Friday, 19 November 2010

Backscatter Backlash Growing

Phil Gast

A growing pilot and passenger revolt over full-body scans and what many consider intrusive pat-downs couldn’t have come at a worse time for the nation’s air travel system.

Thanksgiving, the busiest travel time of the year, is less than two weeks away.

Grassroots groups are urging travelers to either not fly or to protest by opting out of the full-body scanners and undergo time-consuming pat-downs instead.

Such concerns prompted a meeting Friday of Homeland Security Secretary Janet Napolitano with leaders of travel industry groups.

Napolitano met with the U.S.Travel Association and 20 travel companies “to underscore the Department’s continued commitment to partnering with the nation’s travel and tourism industry to facilitate the flow of trade and travel while maintaining high security standards to protect the American people,” the department said in a statement.

Federal officials have increased security in the wake of plots attributed to al Qaeda in the Arabian Peninsula.

Industry leaders are worried about the grassroots backlash to Transportation Security Administration security procedures. Some pilots, passengers and flight attendants have chosen to opt out of the revealing scans.

More of the units are arriving at airports, with 1,000 expected to be in place by the end of 2011.

“While the meeting with Secretary Napolitano was informative, it was not entirely reassuring,” the U.S. Travel Association said in a statement.

“We certainly understand the challenges that DHS confronts, but the question remains, ‘where do we draw the line’? Our country desperately needs a long-term vision for aviation security screening, rather than an endless reaction to yesterday’s threat,” the statement said. “At the same time, fundamental American values must be protected.”

The travel industry is concerned that consumers may decide not to take a plane to Aunt Gertrude’s for the holiday.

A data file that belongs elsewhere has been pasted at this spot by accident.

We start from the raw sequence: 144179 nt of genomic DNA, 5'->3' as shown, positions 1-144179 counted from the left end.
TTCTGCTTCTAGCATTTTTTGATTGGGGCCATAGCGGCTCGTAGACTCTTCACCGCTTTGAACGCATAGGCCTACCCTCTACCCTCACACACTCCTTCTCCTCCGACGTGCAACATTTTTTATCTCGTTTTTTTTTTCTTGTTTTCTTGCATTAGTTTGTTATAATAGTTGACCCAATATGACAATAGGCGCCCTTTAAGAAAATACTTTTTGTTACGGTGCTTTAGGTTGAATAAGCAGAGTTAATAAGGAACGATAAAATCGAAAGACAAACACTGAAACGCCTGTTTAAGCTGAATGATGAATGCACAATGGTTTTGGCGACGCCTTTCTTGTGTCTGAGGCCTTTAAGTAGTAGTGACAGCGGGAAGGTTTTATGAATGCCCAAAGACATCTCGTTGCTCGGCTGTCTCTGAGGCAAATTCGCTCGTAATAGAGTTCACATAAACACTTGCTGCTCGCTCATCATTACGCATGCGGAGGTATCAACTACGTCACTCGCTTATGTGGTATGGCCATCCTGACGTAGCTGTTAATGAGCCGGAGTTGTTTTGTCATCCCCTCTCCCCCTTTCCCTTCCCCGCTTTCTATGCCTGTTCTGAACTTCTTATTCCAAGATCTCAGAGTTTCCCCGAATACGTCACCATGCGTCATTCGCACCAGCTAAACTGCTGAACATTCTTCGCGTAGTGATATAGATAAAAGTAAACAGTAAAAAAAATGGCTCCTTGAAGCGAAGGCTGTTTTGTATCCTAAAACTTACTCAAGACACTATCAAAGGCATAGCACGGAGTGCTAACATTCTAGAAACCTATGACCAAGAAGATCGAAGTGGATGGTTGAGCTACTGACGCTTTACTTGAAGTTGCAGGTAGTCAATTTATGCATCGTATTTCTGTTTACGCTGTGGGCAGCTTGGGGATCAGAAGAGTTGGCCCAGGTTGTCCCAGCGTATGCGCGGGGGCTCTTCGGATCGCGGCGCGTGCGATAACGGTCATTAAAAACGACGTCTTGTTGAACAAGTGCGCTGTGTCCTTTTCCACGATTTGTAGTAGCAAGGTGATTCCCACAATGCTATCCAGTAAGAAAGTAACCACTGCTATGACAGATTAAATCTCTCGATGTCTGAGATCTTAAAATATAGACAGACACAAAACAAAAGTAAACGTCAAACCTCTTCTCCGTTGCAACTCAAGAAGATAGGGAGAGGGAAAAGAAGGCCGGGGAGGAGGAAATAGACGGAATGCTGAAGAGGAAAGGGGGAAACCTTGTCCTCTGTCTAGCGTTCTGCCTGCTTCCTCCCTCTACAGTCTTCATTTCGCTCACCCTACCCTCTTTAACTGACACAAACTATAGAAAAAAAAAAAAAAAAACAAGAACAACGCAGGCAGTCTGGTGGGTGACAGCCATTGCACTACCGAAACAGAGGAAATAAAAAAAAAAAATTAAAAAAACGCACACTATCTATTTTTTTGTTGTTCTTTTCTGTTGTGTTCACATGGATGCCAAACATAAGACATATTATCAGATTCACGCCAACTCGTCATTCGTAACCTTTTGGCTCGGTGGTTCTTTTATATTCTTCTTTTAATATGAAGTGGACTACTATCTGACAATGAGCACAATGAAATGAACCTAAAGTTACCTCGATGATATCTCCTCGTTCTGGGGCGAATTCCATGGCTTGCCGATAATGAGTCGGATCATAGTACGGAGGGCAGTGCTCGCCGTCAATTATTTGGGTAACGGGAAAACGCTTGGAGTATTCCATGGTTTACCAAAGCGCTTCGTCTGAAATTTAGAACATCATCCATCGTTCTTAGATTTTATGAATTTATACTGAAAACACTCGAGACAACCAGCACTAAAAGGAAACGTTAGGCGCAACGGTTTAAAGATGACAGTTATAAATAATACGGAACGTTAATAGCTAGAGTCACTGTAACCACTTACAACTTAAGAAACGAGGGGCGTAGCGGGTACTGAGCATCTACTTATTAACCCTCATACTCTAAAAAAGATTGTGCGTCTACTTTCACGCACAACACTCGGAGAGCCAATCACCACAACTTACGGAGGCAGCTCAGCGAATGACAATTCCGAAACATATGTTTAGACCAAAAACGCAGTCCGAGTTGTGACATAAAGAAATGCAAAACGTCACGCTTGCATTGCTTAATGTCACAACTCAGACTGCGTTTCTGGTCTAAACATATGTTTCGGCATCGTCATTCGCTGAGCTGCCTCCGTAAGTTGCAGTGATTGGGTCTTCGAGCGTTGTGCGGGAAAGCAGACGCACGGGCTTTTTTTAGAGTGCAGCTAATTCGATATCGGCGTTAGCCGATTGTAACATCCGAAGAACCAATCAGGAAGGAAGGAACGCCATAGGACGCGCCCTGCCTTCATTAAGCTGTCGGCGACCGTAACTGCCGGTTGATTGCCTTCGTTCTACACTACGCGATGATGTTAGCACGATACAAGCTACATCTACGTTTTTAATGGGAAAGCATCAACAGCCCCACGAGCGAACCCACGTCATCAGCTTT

“We have received hundreds of e-mails and phone calls from travelers vowing to stop flying,” Geoff Freeman, an executive vice president of the U.S. Travel Association, told Reuters.

A 2008 survey found that air travelers “avoided” 41 million trips because they believed the air travel system was either “broken” or in need of “moderate correction,” the U.S. Travel Association said. The decisions cost airlines $9.4 billion, the survey said.

One online group, “National Opt Out Day” calls for a day of protest against the scanners on Wednesday, November 24, the busiest travel day of the year.

Another group argues the TSA should remove the scanners from all airports. The Electronic Privacy Information Center (EPIC), a non-profit privacy advocacy group, is taking legal action, saying the TSA should be required to conduct a public rule-making to evaluate the privacy, security and health risks caused by the body scanners.

Pilots’ unions for US Airways and American Airlines are urging their members to avoid full-body scanning at airport security checkpoints, citing health risks and concerns about intrusiveness and security officer behavior.

“Pilots should NOT submit to AIT (Advanced Imaging Technology) screening,” wrote Capt. Mike Cleary, president of the U.S. Airline Pilots Association, in a letter to members this week. USAPA represents more than 5,000 US Airways pilots.

“Based on currently available medical information, USAPA has determined that frequent exposure to TSA-operated scanner devices may subject pilots to significant health risks,” Cleary wrote.


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